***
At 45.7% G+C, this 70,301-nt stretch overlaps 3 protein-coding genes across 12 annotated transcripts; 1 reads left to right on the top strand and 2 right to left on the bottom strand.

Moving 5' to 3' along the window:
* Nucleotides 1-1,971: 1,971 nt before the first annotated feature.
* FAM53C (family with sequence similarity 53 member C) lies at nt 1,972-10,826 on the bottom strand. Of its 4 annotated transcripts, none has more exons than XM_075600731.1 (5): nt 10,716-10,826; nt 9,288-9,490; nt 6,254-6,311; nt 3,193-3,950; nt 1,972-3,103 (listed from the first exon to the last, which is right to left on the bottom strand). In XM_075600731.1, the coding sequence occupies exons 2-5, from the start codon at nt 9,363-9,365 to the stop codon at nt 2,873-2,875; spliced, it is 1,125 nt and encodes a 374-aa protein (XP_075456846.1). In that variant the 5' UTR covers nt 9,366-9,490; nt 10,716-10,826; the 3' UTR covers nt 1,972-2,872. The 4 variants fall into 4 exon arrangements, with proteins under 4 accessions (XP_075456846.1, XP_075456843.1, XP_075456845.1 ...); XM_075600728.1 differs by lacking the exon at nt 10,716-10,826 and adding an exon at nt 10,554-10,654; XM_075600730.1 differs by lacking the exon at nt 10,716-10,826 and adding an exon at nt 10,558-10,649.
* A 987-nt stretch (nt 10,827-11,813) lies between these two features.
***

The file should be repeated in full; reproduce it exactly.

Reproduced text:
At 45.7% G+C, this 70,301-nt stretch overlaps 3 protein-coding genes across 12 annotated transcripts; 1 reads left to right on the top strand and 2 right to left on the bottom strand.

Moving 5' to 3' along the window:
* Nucleotides 1-1,971: 1,971 nt before the first annotated feature.
* FAM53C (family with sequence similarity 53 member C) lies at nt 1,972-10,826 on the bottom strand. Of its 4 annotated transcripts, none has more exons than XM_075600731.1 (5): nt 10,716-10,826; nt 9,288-9,490; nt 6,254-6,311; nt 3,193-3,950; nt 1,972-3,103 (listed from the first exon to the last, which is right to left on the bottom strand). In XM_075600731.1, the coding sequence occupies exons 2-5, from the start codon at nt 9,363-9,365 to the stop codon at nt 2,873-2,875; spliced, it is 1,125 nt and encodes a 374-aa protein (XP_075456846.1). In that variant the 5' UTR covers nt 9,366-9,490; nt 10,716-10,826; the 3' UTR covers nt 1,972-2,872. The 4 variants fall into 4 exon arrangements, with proteins under 4 accessions (XP_075456846.1, XP_075456843.1, XP_075456845.1 ...); XM_075600728.1 differs by lacking the exon at nt 10,716-10,826 and adding an exon at nt 10,554-10,654; XM_075600730.1 differs by lacking the exon at nt 10,716-10,826 and adding an exon at nt 10,558-10,649.
* A 987-nt stretch (nt 10,827-11,813) lies between these two features.